The reality is these days, stolen email addresses are a dime a dozen. Thanks to relentless data breaches, it’s safe to assume your email address is already in the wrong hands. Although it may not sound like much, it’s a goldmine for further crimes involving you.
• Is it Really You? A hacker can use your email address to impersonate you and send emails to your contact list including friends and family. They can ask for money, attach a malicious file or link, and say anything in your name. Should the message seem unusual or out of character for the person you know, verify it with them. Contact them directly but never use any information in the email since it could be under hacker control.
• Who has my PII? Hackers can gather a mountain of information about you starting with your email password. With it, a hacker has access to every email in your inbox. They can cobble together nuggets of your PII (birthday, home address, phone number, account numbers, etc.) in the messages to create a full profile to use against you.
• Password Cracks. With password “cracking,” a hacker figures out passwords to more of your accounts. They already have your email password, and they know emails confirming online accounts you signed up for will mention your username and maybe your password, too. Reusing your email password for other accounts lets a hacker request a login reset for each that locks you out of that account. They also try cracking other accounts, hoping you reused your password for them.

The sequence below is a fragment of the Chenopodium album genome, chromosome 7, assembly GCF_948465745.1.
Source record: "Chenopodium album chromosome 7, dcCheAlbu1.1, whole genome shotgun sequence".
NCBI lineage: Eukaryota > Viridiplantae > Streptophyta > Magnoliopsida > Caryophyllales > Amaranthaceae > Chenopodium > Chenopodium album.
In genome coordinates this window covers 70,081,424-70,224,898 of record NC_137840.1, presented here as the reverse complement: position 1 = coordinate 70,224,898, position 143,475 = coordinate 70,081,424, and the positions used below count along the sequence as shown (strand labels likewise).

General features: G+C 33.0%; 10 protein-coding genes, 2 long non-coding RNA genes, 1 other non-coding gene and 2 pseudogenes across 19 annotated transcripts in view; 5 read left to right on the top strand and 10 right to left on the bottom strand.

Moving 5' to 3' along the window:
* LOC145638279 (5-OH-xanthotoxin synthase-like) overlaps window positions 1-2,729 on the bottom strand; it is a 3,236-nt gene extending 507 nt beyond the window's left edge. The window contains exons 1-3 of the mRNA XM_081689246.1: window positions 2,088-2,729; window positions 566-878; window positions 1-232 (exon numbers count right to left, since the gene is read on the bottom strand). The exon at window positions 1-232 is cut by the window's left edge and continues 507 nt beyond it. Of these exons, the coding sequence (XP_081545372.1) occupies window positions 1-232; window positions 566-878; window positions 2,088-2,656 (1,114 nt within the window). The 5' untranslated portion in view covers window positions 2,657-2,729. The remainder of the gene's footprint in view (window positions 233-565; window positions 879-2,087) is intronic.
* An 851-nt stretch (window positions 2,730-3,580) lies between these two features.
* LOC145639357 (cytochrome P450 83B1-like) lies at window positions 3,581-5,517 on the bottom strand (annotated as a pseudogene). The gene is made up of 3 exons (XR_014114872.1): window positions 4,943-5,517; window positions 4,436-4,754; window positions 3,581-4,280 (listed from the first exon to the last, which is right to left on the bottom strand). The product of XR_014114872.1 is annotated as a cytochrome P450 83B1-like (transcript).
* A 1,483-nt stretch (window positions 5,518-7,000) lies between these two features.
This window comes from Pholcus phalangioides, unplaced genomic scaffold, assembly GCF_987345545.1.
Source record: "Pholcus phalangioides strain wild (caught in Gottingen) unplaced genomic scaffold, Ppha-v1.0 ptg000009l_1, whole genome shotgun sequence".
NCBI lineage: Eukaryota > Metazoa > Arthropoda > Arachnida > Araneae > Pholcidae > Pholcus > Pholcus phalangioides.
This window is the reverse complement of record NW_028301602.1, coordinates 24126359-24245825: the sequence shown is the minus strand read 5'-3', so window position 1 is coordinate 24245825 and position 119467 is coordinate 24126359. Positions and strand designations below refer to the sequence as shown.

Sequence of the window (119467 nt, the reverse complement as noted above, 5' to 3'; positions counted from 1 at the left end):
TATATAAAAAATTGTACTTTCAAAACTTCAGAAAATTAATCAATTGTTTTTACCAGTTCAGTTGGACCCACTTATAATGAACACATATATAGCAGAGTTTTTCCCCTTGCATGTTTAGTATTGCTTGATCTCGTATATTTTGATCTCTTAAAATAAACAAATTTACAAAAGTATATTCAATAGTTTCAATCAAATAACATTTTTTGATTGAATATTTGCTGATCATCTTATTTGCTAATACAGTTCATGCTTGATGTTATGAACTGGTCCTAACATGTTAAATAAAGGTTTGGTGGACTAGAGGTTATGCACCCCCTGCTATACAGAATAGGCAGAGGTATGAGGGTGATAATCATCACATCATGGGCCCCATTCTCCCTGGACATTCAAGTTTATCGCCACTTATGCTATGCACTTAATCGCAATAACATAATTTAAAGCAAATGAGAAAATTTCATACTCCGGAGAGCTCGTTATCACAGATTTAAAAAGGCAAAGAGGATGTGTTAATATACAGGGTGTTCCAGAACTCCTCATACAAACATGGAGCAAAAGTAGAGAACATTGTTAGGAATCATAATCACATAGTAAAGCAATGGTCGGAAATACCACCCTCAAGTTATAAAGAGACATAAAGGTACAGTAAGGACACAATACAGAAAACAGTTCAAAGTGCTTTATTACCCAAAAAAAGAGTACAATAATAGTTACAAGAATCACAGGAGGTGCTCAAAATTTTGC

• 2FA Cracks. A hacker can intercept your 2FA code sent via email. 2FA (aka MFA) codes are meant to verify your identity during login, keeping others from getting into your account. But a hacker who’s cracked your account login knows some 2FA codes are sent by email, and they intercept the code before you suspect a thing. With it, the hacker has total access to your account.
• Identity Theft. With a hijacked email account, a hacker can use all the above and more to steal your identity. Once done, they can apply for a mortgage, credit cards, get tax refunds, and anything else that benefits them using your identity.
What To Do
If you suspect your email account may be compromised, log out of it and sign-in again. If it’s blocked, there’s a good chance the hacker did it to lock you out. Check your email provider’s support page for more instructions and be ready to provide prior logins and other proof of your identity.
If your login password hasn’t been compromised yet, quickly change it with one that’s long and unique. A minimum of twelve characters with a mix of capital and lowercase letters, along with numbers and symbols is best. With a fortified password, a hacker is more likely to give up and move to their next victim.
Use 2FA when available to further protect your accounts. Although it’s not perfect, 2FA codes make it more difficult for a hacker to steal it and access your account, even if they have your password.
Considering what a hacker can do with your cracked email account, prevention is always the best medicine. Remember, the more difficult it is to hack the safer your account will be!